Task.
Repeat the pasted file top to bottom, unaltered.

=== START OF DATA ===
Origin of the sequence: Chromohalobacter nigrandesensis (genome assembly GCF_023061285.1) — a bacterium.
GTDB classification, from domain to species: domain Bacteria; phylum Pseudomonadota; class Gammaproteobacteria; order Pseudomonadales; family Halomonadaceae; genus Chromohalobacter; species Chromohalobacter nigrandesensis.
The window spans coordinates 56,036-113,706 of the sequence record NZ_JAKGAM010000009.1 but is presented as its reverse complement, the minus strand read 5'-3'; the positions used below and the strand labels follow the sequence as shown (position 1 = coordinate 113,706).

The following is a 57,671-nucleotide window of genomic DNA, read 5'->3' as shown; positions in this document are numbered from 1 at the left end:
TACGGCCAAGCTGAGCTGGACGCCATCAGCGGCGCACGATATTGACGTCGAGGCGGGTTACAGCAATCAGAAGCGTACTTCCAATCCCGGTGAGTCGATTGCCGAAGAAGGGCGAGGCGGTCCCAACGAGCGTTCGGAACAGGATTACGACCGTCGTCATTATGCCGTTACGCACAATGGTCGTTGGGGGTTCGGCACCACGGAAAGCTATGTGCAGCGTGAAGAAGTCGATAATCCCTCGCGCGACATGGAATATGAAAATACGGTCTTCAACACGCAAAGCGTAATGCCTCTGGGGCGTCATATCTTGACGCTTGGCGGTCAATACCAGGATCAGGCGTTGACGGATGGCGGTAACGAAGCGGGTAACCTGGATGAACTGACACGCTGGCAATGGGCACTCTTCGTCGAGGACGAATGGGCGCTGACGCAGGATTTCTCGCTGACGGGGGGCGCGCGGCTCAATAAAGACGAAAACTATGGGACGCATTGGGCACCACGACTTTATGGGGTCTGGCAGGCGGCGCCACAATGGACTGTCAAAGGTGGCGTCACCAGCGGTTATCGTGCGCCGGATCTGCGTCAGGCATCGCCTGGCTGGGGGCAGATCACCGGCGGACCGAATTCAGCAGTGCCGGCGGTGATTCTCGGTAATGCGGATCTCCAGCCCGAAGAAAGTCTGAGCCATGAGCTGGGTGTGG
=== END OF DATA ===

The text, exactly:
Origin of the sequence: Chromohalobacter nigrandesensis (genome assembly GCF_023061285.1) — a bacterium.
GTDB classification, from domain to species: domain Bacteria; phylum Pseudomonadota; class Gammaproteobacteria; order Pseudomonadales; family Halomonadaceae; genus Chromohalobacter; species Chromohalobacter nigrandesensis.
The window spans coordinates 56,036-113,706 of the sequence record NZ_JAKGAM010000009.1 but is presented as its reverse complement, the minus strand read 5'-3'; the positions used below and the strand labels follow the sequence as shown (position 1 = coordinate 113,706).

The following is a 57,671-nucleotide window of genomic DNA, read 5'->3' as shown; positions in this document are numbered from 1 at the left end:
TACGGCCAAGCTGAGCTGGACGCCATCAGCGGCGCACGATATTGACGTCGAGGCGGGTTACAGCAATCAGAAGCGTACTTCCAATCCCGGTGAGTCGATTGCCGAAGAAGGGCGAGGCGGTCCCAACGAGCGTTCGGAACAGGATTACGACCGTCGTCATTATGCCGTTACGCACAATGGTCGTTGGGGGTTCGGCACCACGGAAAGCTATGTGCAGCGTGAAGAAGTCGATAATCCCTCGCGCGACATGGAATATGAAAATACGGTCTTCAACACGCAAAGCGTAATGCCTCTGGGGCGTCATATCTTGACGCTTGGCGGTCAATACCAGGATCAGGCGTTGACGGATGGCGGTAACGAAGCGGGTAACCTGGATGAACTGACACGCTGGCAATGGGCACTCTTCGTCGAGGACGAATGGGCGCTGACGCAGGATTTCTCGCTGACGGGGGGCGCGCGGCTCAATAAAGACGAAAACTATGGGACGCATTGGGCACCACGACTTTATGGGGTCTGGCAGGCGGCGCCACAATGGACTGTCAAAGGTGGCGTCACCAGCGGTTATCGTGCGCCGGATCTGCGTCAGGCATCGCCTGGCTGGGGGCAGATCACCGGCGGACCGAATTCAGCAGTGCCGGCGGTGATTCTCGGTAATGCGGATCTCCAGCCCGAAGAAAGTCTGAGCCATGAGCTGGGTGTGG